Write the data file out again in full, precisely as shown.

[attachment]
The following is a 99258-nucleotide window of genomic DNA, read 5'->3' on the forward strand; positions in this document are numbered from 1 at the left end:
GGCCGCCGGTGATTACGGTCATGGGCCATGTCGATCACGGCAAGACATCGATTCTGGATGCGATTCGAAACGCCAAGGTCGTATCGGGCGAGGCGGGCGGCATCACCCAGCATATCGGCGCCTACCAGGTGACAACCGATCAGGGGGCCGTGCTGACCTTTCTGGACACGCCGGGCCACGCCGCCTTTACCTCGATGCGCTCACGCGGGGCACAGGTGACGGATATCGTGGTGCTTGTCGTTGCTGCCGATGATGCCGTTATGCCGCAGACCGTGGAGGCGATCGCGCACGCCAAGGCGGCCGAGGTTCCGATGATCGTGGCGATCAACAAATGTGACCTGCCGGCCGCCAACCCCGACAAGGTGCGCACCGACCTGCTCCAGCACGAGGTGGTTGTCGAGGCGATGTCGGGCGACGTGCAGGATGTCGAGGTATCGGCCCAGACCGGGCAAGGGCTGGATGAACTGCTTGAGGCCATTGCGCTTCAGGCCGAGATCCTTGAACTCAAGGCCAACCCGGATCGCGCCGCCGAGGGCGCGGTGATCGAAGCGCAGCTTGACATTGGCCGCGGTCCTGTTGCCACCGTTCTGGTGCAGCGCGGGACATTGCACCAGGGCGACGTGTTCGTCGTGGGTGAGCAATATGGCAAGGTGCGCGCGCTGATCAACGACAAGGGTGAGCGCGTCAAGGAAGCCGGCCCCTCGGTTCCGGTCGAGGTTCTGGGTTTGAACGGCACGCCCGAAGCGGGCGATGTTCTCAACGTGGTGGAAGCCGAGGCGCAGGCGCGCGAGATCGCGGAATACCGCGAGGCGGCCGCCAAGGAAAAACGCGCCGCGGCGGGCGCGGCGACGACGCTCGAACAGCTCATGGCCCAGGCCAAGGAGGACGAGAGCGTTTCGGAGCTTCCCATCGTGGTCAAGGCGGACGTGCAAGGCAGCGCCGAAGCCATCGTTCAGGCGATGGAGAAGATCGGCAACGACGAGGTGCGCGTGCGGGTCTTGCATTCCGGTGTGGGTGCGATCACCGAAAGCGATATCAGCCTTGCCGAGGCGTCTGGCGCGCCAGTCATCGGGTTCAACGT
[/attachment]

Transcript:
The following is a 99258-nucleotide window of genomic DNA, read 5'->3' on the forward strand; positions in this document are numbered from 1 at the left end:
GGCCGCCGGTGATTACGGTCATGGGCCATGTCGATCACGGCAAGACATCGATTCTGGATGCGATTCGAAACGCCAAGGTCGTATCGGGCGAGGCGGGCGGCATCACCCAGCATATCGGCGCCTACCAGGTGACAACCGATCAGGGGGCCGTGCTGACCTTTCTGGACACGCCGGGCCACGCCGCCTTTACCTCGATGCGCTCACGCGGGGCACAGGTGACGGATATCGTGGTGCTTGTCGTTGCTGCCGATGATGCCGTTATGCCGCAGACCGTGGAGGCGATCGCGCACGCCAAGGCGGCCGAGGTTCCGATGATCGTGGCGATCAACAAATGTGACCTGCCGGCCGCCAACCCCGACAAGGTGCGCACCGACCTGCTCCAGCACGAGGTGGTTGTCGAGGCGATGTCGGGCGACGTGCAGGATGTCGAGGTATCGGCCCAGACCGGGCAAGGGCTGGATGAACTGCTTGAGGCCATTGCGCTTCAGGCCGAGATCCTTGAACTCAAGGCCAACCCGGATCGCGCCGCCGAGGGCGCGGTGATCGAAGCGCAGCTTGACATTGGCCGCGGTCCTGTTGCCACCGTTCTGGTGCAGCGCGGGACATTGCACCAGGGCGACGTGTTCGTCGTGGGTGAGCAATATGGCAAGGTGCGCGCGCTGATCAACGACAAGGGTGAGCGCGTCAAGGAAGCCGGCCCCTCGGTTCCGGTCGAGGTTCTGGGTTTGAACGGCACGCCCGAAGCGGGCGATGTTCTCAACGTGGTGGAAGCCGAGGCGCAGGCGCGCGAGATCGCGGAATACCGCGAGGCGGCCGCCAAGGAAAAACGCGCCGCGGCGGGCGCGGCGACGACGCTCGAACAGCTCATGGCCCAGGCCAAGGAGGACGAGAGCGTTTCGGAGCTTCCCATCGTGGTCAAGGCGGACGTGCAAGGCAGCGCCGAAGCCATCGTTCAGGCGATGGAGAAGATCGGCAACGACGAGGTGCGCGTGCGGGTCTTGCATTCCGGTGTGGGTGCGATCACCGAAAGCGATATCAGCCTTGCCGAGGCGTCTGGCGCGCCAGTCATCGGGTTCAACGT